Jennifer Keeton was happy to take a break from the action to catch her breath.

She was feeling the effects of the wind sprints and other drills rugby coach Eric Gabriel was directing on Wednesday evening at Grecian Heights Park in Pendleton.

“My first practice was Saturday,” said Keeton, owner of Cimmiyotti’s and president of the Pendleton Chamber of Commerce. “I was very sore. Where it surprised me the most was my core.”

Keeton heard about the rugby program from Cheri Rosenberg, the executive director of the Pendleton Chamber of Commerce.

“She mention it last week and we went to practice on Saturday,” Keeton said. “After we were done, we went and got cleats. They make it easier to run on the grass.”

Keeton and Rosenberg were among six women at Wednesday’s practice, which also included men and children.

The women are first-time rugby players, with the exception of Courtney Stover. The group included businesswomen, a therapist and a professional athlete. Most are moms.

Players do not need to have a rugby background, or be an athlete, to participate. Gabriel is willing to teach them the game.

“There is a position for everyone,” he said. “Small, short, slow, fast, athletic.”

Keeton said the team atmosphere is what she enjoys most.

“Every day you go to bed and say, ‘Tomorrow I’m going to eat right and exercise,’” she said. “That never happens. I want to get in shape, but it’s hard to self-motivate. It’s easier to have a team that is there for you.”

Keeton also dragged her son, Bravery, 13, along. He plays football, and was a quick study Wednesday.

“I bought a rugby ball so we can practice at home,” Keeton said. “We’ve played a lot of (baseball) catch over the years. It’s his turn to help me.”

After the first practice, Keeton said she went home and watched a bunch of rugby videos. There is one thing she is certain of.

“The first time someone comes to tackle me, I will be afraid,” she said.

Rugby is not new to Pendleton

Gabriel, who is the Risk Management/QI Coordinator at the Yellowhawk Tribal Health Center in Pendleton, started a men’s team about 12 years ago, then added youth programs.

There has been a high school boys team the past 11 years — the East Oregon Sasquatch Rugby Club. There also is the Wendigo Girls Club team. The teams compete in a high school league in the spring through Rugby Oregon.

“Most of the teams are in the Portland area,” Gabriel said. “Rugby is the fastest growing sport in the U.S. Lacrosse is second.”

Gabriel played football at Marist High School in Eugene, then played college football at College of the Redwoods, and one year at Mississippi State.

“I played college football, but when I played my first rugby match in Germany (where he was stationed in the Air Force), I wondered why I never played before,” Gabriel said.

Gabriel came to Pendleton in 2006, and with the help of a few friends, the sport of rugby started to take shape in the Round-Up city.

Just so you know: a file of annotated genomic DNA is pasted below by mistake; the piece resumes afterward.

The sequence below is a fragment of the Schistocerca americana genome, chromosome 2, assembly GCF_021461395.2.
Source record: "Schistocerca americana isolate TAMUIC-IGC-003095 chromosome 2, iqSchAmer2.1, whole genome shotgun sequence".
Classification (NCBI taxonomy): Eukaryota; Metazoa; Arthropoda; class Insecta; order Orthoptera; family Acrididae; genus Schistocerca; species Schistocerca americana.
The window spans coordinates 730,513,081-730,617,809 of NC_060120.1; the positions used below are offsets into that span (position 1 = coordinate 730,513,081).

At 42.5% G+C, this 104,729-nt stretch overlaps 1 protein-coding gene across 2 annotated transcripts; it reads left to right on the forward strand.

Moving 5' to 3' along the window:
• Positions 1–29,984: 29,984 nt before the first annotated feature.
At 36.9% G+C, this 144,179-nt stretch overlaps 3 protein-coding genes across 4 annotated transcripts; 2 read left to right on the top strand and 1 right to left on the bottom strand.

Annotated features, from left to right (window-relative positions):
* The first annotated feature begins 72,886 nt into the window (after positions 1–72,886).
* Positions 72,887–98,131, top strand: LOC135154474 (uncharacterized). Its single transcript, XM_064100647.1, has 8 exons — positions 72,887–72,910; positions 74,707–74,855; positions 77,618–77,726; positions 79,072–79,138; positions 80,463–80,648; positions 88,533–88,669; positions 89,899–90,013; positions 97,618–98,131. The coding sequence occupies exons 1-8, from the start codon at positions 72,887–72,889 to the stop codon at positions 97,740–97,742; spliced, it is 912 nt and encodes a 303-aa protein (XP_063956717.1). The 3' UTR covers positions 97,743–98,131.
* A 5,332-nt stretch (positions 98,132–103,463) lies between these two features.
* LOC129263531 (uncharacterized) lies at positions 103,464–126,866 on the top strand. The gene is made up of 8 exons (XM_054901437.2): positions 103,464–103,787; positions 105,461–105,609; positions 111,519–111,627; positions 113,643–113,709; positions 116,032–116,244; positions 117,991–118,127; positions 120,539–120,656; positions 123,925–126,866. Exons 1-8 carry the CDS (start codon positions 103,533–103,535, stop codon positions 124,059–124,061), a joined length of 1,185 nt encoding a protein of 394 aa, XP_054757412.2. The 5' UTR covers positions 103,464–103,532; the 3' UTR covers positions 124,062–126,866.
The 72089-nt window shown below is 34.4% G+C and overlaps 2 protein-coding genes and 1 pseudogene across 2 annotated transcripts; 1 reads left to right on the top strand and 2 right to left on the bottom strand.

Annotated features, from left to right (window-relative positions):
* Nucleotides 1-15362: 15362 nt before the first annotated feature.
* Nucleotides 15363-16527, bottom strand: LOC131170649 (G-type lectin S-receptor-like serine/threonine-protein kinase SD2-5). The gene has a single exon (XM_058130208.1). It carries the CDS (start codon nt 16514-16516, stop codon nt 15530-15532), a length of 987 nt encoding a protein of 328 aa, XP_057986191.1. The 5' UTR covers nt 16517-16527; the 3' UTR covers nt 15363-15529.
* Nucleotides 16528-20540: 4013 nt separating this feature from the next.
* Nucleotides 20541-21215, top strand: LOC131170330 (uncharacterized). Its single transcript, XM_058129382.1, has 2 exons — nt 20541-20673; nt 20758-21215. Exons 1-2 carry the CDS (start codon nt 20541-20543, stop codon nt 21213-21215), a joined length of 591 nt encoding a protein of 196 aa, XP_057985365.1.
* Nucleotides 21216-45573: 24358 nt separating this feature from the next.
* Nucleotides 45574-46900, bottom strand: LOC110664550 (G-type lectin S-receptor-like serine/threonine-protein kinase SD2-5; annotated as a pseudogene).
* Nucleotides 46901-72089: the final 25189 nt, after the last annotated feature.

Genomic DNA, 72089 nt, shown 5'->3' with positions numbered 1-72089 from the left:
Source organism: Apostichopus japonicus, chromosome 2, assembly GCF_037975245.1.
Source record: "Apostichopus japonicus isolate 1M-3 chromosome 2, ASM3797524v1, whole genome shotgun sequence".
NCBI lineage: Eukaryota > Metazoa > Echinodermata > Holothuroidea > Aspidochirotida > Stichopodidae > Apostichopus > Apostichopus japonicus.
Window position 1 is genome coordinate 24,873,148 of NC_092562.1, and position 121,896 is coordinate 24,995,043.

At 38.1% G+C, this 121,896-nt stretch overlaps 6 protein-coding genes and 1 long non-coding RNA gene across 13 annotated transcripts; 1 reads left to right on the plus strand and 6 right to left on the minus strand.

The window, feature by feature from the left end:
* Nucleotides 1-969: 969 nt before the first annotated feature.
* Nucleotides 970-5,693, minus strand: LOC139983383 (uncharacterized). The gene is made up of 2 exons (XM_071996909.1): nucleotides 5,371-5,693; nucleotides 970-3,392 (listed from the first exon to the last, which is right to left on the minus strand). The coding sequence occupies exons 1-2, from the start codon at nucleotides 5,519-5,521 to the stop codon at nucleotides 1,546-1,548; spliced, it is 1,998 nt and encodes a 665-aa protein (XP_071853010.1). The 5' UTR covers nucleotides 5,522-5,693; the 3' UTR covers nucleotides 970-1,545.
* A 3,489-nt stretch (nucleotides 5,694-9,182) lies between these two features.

Though the programs are strong, Gabriel knew there was something missing — the women.

“Just last week, I thought let’s see what interest there is in a women’s club,” he said. “I thought this was an incredible opportunity to the women in our community to have something to do. We have a handful of girls who have played before. It’s interesting what kind of people are coming out right now — it’s the moms.”

Adding a women’s team also brings the family together.

“We want to build a positive rugby culture,” Gabriel said. “Men, women and kids make a family-friendly atmosphere. Together, they can learn the culture of this incredible game.”

They come from all walks of life

Keeton and Ronsenberg are businesswomen, as is Shelley Whitney, who helps her mom, Deana Eckman, run Deana’s Auto Biz in Pendleton.

“I just started,” Whitney said of rugby. “This is my first practice. When you are a mom, you miss being competitive and the camaraderie of playing sports with other women. The social aspect is fun.”

Heather Smidt, whose husband Eric plays on the men’s local team, is a clinical social worker in Pendleton.

“It’s good exercise,” said Smidt, whose son Elijah, 9, also plays.

Kola Shippentower-Thompson looked right at home on the field.

She is a professional mixed martial arts fighter, fitness instructor at the Roundup Athletic Club and mother of three.

“This is my first practice,” Shippentower-Thompson said. “I’ve always been athletic. I thought I would give it a try.”

When she was in high school at Upper Columbia Academy in Spangle, Washington, Shippentower-Thompson played basketball, volleyball, soccer and softball. She also was the quarterback of the football team.

Stover is the team’s ace in the hole. She played college rugby at Elon University in North Carolina, and for a couple of years in the Washington, D.C., area before making the move to Pendleton.

Stover works with Gabriel at Yellowhawk, and it was by happenstance that rugby came up in a conversation one day. She’s now a regular on practice day.

“We have a few others who play, but we need to get a few more women to join us,” Gabriel said.

The rugby teams hold joint practices at 6:30 p.m. Wednesdays, and at 9:30 a.m. Saturdays. All practices are at Grecian Heights Park, 1910 S.W. Athens Ave.

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